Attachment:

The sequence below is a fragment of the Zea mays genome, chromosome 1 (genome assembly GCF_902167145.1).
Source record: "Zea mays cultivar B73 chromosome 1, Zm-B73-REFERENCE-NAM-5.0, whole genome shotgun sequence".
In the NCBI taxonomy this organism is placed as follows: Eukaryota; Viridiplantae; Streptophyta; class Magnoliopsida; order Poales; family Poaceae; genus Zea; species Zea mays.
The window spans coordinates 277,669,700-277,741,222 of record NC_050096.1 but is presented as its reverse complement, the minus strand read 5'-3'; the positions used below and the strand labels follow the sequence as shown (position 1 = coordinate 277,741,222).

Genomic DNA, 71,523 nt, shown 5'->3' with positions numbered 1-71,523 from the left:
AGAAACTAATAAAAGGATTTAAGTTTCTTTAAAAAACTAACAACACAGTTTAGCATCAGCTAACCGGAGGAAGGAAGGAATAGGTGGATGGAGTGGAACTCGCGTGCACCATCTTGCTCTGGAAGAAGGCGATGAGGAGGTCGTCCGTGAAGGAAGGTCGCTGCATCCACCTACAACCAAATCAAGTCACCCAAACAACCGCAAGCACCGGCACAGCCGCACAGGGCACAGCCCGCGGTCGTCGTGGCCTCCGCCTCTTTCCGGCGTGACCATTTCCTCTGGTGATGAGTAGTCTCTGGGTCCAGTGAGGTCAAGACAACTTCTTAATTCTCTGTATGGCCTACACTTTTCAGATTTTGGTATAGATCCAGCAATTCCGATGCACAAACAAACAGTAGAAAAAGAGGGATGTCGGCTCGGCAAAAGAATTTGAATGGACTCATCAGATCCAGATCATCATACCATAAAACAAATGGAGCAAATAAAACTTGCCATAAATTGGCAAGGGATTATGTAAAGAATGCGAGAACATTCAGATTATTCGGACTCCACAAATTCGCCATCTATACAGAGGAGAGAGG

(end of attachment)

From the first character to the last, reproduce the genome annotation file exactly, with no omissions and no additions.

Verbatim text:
The sequence below is a fragment of the Zea mays genome, chromosome 1 (genome assembly GCF_902167145.1).
Source record: "Zea mays cultivar B73 chromosome 1, Zm-B73-REFERENCE-NAM-5.0, whole genome shotgun sequence".
In the NCBI taxonomy this organism is placed as follows: Eukaryota; Viridiplantae; Streptophyta; class Magnoliopsida; order Poales; family Poaceae; genus Zea; species Zea mays.
The window spans coordinates 277,669,700-277,741,222 of record NC_050096.1 but is presented as its reverse complement, the minus strand read 5'-3'; the positions used below and the strand labels follow the sequence as shown (position 1 = coordinate 277,741,222).

Genomic DNA, 71,523 nt, shown 5'->3' with positions numbered 1-71,523 from the left:
AGAAACTAATAAAAGGATTTAAGTTTCTTTAAAAAACTAACAACACAGTTTAGCATCAGCTAACCGGAGGAAGGAAGGAATAGGTGGATGGAGTGGAACTCGCGTGCACCATCTTGCTCTGGAAGAAGGCGATGAGGAGGTCGTCCGTGAAGGAAGGTCGCTGCATCCACCTACAACCAAATCAAGTCACCCAAACAACCGCAAGCACCGGCACAGCCGCACAGGGCACAGCCCGCGGTCGTCGTGGCCTCCGCCTCTTTCCGGCGTGACCATTTCCTCTGGTGATGAGTAGTCTCTGGGTCCAGTGAGGTCAAGACAACTTCTTAATTCTCTGTATGGCCTACACTTTTCAGATTTTGGTATAGATCCAGCAATTCCGATGCACAAACAAACAGTAGAAAAAGAGGGATGTCGGCTCGGCAAAAGAATTTGAATGGACTCATCAGATCCAGATCATCATACCATAAAACAAATGGAGCAAATAAAACTTGCCATAAATTGGCAAGGGATTATGTAAAGAATGCGAGAACATTCAGATTATTCGGACTCCACAAATTCGCCATCTATACAGAGGAGAGAGG